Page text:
In every criminal case, whether it involves DWI, misdemeanor or felony charges, the judge will set conditions of release. These conditions involve fairly standard terms. Some or all of the terms may be ordered depending on the nature of the charges, the circumstances, the defendant‘s criminal history and a number of other factors the court will consider in setting the conditions.
What are the most common Conditions of Release?
Some of the most common terms are as follows:
1) No contact with the alleged victim,
2) No possession/consumption of alcohol or illegal drugs,
3) No possession of firearms or other deadly weapons,
4) No violations of any State or Federal Laws including driving without insurance or driving without a valid license,
5) No travel outside the county or surrounding counties of the defendant’s residence, and
6) Keep the attorney informed of any changes of address. Others can be added as well at the discretion of the judge.
Violations of Conditions of Release
Violations of conditions of release are taken very seriously by New Mexico judges, or any judge for that matter. Violations of conditions of release can and often do result in arrest.
Depending upon the situation, the defendant may be held until the trial date. Some of the conditions are technical in nature and may be violated somewhat innocently. There may be slightly more latitude here but repeated violations even of minor technical conditions can result in jail time
There are several, like bail, that are intended to insure the defendant’s presence at court dates. Others are set to specifically address the nature of the offense for the protection of the alleged victim and the public. Violations of these will receive little sympathy from the courts, probation or the prosecutor.
Conditions of Release Sometimes Negotiable
Depending upon the circumstances, several of these conditions are often negotiable. Clearly, the conditions related to violations of law are not negotiable. Nor is it acceptable to change addresses without notifying the defendant’s attorney since the defendant will then not receive notices, and will miss required court dates.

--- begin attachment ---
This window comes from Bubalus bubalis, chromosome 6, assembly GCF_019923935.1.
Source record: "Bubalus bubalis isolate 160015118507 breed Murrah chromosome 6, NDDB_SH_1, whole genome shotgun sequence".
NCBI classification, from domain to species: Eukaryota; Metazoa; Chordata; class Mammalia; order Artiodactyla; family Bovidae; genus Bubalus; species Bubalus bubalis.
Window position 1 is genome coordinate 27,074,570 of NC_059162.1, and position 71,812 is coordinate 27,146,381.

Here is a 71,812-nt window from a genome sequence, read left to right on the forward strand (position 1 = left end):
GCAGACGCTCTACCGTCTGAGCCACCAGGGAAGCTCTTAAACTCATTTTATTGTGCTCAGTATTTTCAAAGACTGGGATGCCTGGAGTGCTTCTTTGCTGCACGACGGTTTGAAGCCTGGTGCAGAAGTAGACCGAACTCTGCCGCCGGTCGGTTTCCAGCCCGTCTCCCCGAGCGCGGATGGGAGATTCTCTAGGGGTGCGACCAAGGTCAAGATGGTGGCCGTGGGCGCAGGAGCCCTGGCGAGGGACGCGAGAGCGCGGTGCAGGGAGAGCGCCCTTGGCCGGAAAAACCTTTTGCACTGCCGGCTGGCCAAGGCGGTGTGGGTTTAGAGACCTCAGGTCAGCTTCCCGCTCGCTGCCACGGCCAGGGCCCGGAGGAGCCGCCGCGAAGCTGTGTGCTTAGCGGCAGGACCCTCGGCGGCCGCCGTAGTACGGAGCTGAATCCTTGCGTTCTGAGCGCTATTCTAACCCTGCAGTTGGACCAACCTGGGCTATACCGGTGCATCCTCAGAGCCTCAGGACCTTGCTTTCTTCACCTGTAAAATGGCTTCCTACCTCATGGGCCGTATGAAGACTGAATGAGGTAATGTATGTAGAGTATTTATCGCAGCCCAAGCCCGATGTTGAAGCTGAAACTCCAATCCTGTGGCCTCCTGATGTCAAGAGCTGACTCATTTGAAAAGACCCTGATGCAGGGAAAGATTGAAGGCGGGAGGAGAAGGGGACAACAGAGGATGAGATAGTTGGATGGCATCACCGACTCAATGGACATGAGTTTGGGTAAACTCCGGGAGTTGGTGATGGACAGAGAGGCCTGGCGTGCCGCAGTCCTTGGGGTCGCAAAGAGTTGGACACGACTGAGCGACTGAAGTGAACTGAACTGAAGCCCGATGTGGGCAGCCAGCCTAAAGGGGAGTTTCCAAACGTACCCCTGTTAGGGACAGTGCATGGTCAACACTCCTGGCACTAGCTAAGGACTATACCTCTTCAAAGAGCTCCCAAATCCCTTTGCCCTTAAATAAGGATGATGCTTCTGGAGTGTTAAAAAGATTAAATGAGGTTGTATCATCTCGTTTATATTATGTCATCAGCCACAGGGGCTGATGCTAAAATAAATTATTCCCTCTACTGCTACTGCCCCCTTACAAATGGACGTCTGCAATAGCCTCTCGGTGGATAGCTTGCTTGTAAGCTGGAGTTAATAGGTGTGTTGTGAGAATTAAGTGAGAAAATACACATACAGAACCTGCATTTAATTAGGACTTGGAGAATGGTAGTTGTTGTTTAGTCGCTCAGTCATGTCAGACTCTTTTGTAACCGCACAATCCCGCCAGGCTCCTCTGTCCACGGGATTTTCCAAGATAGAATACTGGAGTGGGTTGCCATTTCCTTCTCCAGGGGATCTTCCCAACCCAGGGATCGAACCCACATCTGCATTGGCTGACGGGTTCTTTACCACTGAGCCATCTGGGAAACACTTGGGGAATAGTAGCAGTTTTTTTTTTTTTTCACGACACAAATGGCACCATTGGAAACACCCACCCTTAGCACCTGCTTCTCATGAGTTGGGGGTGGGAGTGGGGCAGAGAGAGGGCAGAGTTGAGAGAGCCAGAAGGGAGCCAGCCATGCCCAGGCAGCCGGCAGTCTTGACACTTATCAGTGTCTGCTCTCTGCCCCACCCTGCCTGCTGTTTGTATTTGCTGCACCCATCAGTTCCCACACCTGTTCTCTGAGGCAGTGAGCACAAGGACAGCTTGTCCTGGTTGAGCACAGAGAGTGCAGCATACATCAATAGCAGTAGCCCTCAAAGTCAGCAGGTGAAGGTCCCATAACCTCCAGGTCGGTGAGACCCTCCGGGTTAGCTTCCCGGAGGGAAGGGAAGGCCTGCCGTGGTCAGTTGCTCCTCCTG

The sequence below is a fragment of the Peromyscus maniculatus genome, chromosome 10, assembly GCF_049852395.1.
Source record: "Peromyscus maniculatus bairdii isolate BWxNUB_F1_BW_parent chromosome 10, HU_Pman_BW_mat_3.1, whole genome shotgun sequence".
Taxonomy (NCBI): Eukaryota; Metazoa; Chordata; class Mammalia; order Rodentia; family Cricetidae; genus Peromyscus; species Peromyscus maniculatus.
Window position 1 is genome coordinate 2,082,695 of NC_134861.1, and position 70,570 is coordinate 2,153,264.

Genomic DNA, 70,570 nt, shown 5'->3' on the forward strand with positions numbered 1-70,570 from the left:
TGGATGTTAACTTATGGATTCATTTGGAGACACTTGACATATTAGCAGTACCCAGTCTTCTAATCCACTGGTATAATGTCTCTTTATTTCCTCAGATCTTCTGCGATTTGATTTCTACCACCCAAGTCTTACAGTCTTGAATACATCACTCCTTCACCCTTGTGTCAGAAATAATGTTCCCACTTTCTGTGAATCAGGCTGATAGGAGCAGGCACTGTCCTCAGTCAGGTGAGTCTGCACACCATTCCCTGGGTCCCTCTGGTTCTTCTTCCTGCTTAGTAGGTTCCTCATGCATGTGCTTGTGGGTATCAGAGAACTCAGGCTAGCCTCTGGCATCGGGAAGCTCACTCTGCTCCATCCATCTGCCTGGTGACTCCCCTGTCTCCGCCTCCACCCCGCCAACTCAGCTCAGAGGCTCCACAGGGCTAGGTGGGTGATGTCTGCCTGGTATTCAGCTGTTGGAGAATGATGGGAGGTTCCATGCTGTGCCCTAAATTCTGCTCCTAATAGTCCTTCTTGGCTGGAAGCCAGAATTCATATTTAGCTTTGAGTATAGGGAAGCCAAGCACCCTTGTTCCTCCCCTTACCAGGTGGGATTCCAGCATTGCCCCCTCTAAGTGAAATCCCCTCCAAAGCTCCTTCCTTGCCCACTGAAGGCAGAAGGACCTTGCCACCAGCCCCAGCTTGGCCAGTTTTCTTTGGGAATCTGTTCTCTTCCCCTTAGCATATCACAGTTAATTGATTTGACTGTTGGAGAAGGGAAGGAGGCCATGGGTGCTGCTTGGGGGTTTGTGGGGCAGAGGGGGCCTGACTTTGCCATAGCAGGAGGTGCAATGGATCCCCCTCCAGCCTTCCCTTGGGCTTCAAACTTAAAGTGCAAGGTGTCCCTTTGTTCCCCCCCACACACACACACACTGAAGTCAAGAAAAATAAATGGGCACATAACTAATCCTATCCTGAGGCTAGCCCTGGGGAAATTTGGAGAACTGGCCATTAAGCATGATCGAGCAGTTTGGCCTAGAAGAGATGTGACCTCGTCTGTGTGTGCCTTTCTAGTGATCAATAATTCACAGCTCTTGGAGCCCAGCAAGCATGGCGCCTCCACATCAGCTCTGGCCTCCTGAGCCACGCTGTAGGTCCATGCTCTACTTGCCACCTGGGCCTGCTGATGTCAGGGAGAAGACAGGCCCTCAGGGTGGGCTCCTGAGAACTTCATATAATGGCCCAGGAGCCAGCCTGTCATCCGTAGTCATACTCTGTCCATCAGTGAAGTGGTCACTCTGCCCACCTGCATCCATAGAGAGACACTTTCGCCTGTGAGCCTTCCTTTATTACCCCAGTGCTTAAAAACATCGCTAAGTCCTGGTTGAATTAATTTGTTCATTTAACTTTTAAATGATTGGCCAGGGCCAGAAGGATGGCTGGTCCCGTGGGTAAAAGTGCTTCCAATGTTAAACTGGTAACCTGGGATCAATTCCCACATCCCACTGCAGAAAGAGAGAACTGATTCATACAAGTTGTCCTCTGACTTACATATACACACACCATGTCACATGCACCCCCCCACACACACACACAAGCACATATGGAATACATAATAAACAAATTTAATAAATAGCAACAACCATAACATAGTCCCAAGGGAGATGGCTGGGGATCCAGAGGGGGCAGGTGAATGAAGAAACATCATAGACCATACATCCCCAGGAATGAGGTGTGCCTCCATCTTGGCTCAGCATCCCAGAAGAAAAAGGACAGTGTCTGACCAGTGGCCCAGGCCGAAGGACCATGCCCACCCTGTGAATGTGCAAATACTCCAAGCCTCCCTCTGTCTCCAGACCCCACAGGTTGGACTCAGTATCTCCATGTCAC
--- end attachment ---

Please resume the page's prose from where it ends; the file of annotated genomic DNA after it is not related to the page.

For those that are negotiable, it is most definitely in the defendant’s interest to have as few conditions as possible. The conditions can be somewhat burdensome and a few can be violated inadvertently. In many cases, the conditions can cause severe and unnecessary hardship on the defendant. In others, conditions such as no contact orders can even cause great and unnecessary hardship on the alleged victim and the family.
Address Your Unique Situation Early with your Attorney
It is critical to address the conditions with your attorney as early as possible. In other words, let your attorney know that you work out of county, or that you work in law enforcement/military so that travel and firearm restrictions will potentially cause a loss of employment.
This is taken very seriously by the courts, and in fact, employment is on occasion a condition of release. Financial strain on the family resulting from a no contact order should be addressed early as well. In some cases, the no contact order is essential. In others, for many reasons, it is not. The judge will generally assume these conditions are necessary unless otherwise informed.
Again, depending on the circumstances, the charges and the defendant’s criminal history, other conditions may be set as well. In fact, the conditions can be extremely burdensome and might include strict pretrial supervision involving extremely strict probation, random drug and alcohol screens, and daily contact with probation and so on. However, even these strict conditions are far better than pretrial detention which may well be the result in case of violation of the conditions of release.
Do not delay!
If you or someone you care about has questions about their Conditions of Release, or have violated their Conditions of Release, it is important to seek the guidance of an experienced New Mexico criminal defense attorney right away.
Issues related to conditions of release can be time sensitive and quick action can possibly prevent serious consequences to your and your family. Failure to promptly address these issues can and often does result in unnecessary jail time.